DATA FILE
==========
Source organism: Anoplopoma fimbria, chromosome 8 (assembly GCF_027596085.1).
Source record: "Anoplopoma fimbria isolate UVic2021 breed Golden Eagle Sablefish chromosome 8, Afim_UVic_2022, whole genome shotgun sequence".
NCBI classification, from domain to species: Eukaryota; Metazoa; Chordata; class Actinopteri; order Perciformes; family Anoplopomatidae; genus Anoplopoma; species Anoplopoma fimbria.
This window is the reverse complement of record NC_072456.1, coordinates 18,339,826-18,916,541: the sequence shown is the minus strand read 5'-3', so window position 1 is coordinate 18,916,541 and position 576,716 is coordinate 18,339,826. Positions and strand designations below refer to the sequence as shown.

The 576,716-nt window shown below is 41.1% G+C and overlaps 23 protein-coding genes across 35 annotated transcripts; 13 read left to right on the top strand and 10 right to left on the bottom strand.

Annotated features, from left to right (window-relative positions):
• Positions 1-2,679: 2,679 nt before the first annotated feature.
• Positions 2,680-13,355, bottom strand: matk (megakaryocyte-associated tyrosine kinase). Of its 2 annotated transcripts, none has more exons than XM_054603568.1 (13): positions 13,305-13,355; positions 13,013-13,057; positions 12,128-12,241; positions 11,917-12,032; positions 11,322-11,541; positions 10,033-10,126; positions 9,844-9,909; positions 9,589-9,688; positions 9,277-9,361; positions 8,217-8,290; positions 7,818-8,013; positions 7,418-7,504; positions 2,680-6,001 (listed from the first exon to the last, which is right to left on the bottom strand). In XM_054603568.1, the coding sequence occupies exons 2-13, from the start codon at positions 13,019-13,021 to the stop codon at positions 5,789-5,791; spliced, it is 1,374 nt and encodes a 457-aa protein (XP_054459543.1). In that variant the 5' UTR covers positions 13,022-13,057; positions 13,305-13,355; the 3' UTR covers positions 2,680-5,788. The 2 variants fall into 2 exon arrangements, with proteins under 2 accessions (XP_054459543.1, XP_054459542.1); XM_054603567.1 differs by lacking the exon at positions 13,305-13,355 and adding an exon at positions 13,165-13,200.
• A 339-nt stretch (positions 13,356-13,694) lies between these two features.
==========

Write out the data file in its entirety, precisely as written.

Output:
Source organism: Anoplopoma fimbria, chromosome 8 (assembly GCF_027596085.1).
Source record: "Anoplopoma fimbria isolate UVic2021 breed Golden Eagle Sablefish chromosome 8, Afim_UVic_2022, whole genome shotgun sequence".
NCBI classification, from domain to species: Eukaryota; Metazoa; Chordata; class Actinopteri; order Perciformes; family Anoplopomatidae; genus Anoplopoma; species Anoplopoma fimbria.
This window is the reverse complement of record NC_072456.1, coordinates 18,339,826-18,916,541: the sequence shown is the minus strand read 5'-3', so window position 1 is coordinate 18,916,541 and position 576,716 is coordinate 18,339,826. Positions and strand designations below refer to the sequence as shown.

The 576,716-nt window shown below is 41.1% G+C and overlaps 23 protein-coding genes across 35 annotated transcripts; 13 read left to right on the top strand and 10 right to left on the bottom strand.

Annotated features, from left to right (window-relative positions):
• Positions 1-2,679: 2,679 nt before the first annotated feature.
• Positions 2,680-13,355, bottom strand: matk (megakaryocyte-associated tyrosine kinase). Of its 2 annotated transcripts, none has more exons than XM_054603568.1 (13): positions 13,305-13,355; positions 13,013-13,057; positions 12,128-12,241; positions 11,917-12,032; positions 11,322-11,541; positions 10,033-10,126; positions 9,844-9,909; positions 9,589-9,688; positions 9,277-9,361; positions 8,217-8,290; positions 7,818-8,013; positions 7,418-7,504; positions 2,680-6,001 (listed from the first exon to the last, which is right to left on the bottom strand). In XM_054603568.1, the coding sequence occupies exons 2-13, from the start codon at positions 13,019-13,021 to the stop codon at positions 5,789-5,791; spliced, it is 1,374 nt and encodes a 457-aa protein (XP_054459543.1). In that variant the 5' UTR covers positions 13,022-13,057; positions 13,305-13,355; the 3' UTR covers positions 2,680-5,788. The 2 variants fall into 2 exon arrangements, with proteins under 2 accessions (XP_054459543.1, XP_054459542.1); XM_054603567.1 differs by lacking the exon at positions 13,305-13,355 and adding an exon at positions 13,165-13,200.
• A 339-nt stretch (positions 13,356-13,694) lies between these two features.